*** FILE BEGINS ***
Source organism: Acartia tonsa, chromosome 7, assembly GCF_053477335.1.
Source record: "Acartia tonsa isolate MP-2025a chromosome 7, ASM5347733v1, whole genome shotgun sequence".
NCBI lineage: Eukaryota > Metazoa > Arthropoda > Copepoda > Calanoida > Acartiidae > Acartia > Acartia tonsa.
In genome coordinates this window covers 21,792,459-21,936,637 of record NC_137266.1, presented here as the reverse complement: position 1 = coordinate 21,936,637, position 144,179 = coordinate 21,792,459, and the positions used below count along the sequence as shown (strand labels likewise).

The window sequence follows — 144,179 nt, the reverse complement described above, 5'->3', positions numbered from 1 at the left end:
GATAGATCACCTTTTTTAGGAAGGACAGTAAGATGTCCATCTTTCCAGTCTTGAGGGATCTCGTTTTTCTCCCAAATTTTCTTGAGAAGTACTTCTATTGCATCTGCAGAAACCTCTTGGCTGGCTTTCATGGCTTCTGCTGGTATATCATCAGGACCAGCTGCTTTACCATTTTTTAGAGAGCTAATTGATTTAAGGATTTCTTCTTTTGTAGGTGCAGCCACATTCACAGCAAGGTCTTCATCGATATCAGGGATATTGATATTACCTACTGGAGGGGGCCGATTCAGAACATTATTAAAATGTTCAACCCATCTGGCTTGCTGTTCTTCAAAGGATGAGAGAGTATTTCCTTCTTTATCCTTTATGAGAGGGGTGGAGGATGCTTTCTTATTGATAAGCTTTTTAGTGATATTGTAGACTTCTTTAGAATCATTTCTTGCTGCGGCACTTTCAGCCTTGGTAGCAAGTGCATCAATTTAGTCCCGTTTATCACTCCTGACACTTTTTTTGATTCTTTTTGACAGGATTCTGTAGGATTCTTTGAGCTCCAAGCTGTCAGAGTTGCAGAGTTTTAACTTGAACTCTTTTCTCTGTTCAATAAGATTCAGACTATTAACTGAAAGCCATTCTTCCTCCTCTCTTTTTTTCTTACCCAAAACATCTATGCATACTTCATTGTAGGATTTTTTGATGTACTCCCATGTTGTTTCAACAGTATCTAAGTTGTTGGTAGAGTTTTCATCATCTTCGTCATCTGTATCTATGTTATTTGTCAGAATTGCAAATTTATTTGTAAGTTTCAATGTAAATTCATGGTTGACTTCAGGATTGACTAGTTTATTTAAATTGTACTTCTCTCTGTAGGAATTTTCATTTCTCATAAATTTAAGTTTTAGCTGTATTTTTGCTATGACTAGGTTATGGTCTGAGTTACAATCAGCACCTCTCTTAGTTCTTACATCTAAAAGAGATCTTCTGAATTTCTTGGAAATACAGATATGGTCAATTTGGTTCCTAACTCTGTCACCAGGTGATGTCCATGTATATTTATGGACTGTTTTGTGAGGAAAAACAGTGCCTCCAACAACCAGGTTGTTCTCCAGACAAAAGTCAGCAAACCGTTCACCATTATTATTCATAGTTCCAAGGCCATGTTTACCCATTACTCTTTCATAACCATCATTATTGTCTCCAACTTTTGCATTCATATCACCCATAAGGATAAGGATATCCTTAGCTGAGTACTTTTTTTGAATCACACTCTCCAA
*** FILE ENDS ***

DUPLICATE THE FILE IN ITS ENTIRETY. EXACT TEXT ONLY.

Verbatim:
Source organism: Acartia tonsa, chromosome 7, assembly GCF_053477335.1.
Source record: "Acartia tonsa isolate MP-2025a chromosome 7, ASM5347733v1, whole genome shotgun sequence".
NCBI lineage: Eukaryota > Metazoa > Arthropoda > Copepoda > Calanoida > Acartiidae > Acartia > Acartia tonsa.
In genome coordinates this window covers 21,792,459-21,936,637 of record NC_137266.1, presented here as the reverse complement: position 1 = coordinate 21,936,637, position 144,179 = coordinate 21,792,459, and the positions used below count along the sequence as shown (strand labels likewise).

The window sequence follows — 144,179 nt, the reverse complement described above, 5'->3', positions numbered from 1 at the left end:
GATAGATCACCTTTTTTAGGAAGGACAGTAAGATGTCCATCTTTCCAGTCTTGAGGGATCTCGTTTTTCTCCCAAATTTTCTTGAGAAGTACTTCTATTGCATCTGCAGAAACCTCTTGGCTGGCTTTCATGGCTTCTGCTGGTATATCATCAGGACCAGCTGCTTTACCATTTTTTAGAGAGCTAATTGATTTAAGGATTTCTTCTTTTGTAGGTGCAGCCACATTCACAGCAAGGTCTTCATCGATATCAGGGATATTGATATTACCTACTGGAGGGGGCCGATTCAGAACATTATTAAAATGTTCAACCCATCTGGCTTGCTGTTCTTCAAAGGATGAGAGAGTATTTCCTTCTTTATCCTTTATGAGAGGGGTGGAGGATGCTTTCTTATTGATAAGCTTTTTAGTGATATTGTAGACTTCTTTAGAATCATTTCTTGCTGCGGCACTTTCAGCCTTGGTAGCAAGTGCATCAATTTAGTCCCGTTTATCACTCCTGACACTTTTTTTGATTCTTTTTGACAGGATTCTGTAGGATTCTTTGAGCTCCAAGCTGTCAGAGTTGCAGAGTTTTAACTTGAACTCTTTTCTCTGTTCAATAAGATTCAGACTATTAACTGAAAGCCATTCTTCCTCCTCTCTTTTTTTCTTACCCAAAACATCTATGCATACTTCATTGTAGGATTTTTTGATGTACTCCCATGTTGTTTCAACAGTATCTAAGTTGTTGGTAGAGTTTTCATCATCTTCGTCATCTGTATCTATGTTATTTGTCAGAATTGCAAATTTATTTGTAAGTTTCAATGTAAATTCATGGTTGACTTCAGGATTGACTAGTTTATTTAAATTGTACTTCTCTCTGTAGGAATTTTCATTTCTCATAAATTTAAGTTTTAGCTGTATTTTTGCTATGACTAGGTTATGGTCTGAGTTACAATCAGCACCTCTCTTAGTTCTTACATCTAAAAGAGATCTTCTGAATTTCTTGGAAATACAGATATGGTCAATTTGGTTCCTAACTCTGTCACCAGGTGATGTCCATGTATATTTATGGACTGTTTTGTGAGGAAAAACAGTGCCTCCAACAACCAGGTTGTTCTCCAGACAAAAGTCAGCAAACCGTTCACCATTATTATTCATAGTTCCAAGGCCATGTTTACCCATTACTCTTTCATAACCATCATTATTGTCTCCAACTTTTGCATTCATATCACCCATAAGGATAAGGATATCCTTAGCTGAGTACTTTTTTTGAATCACACTCTCCAA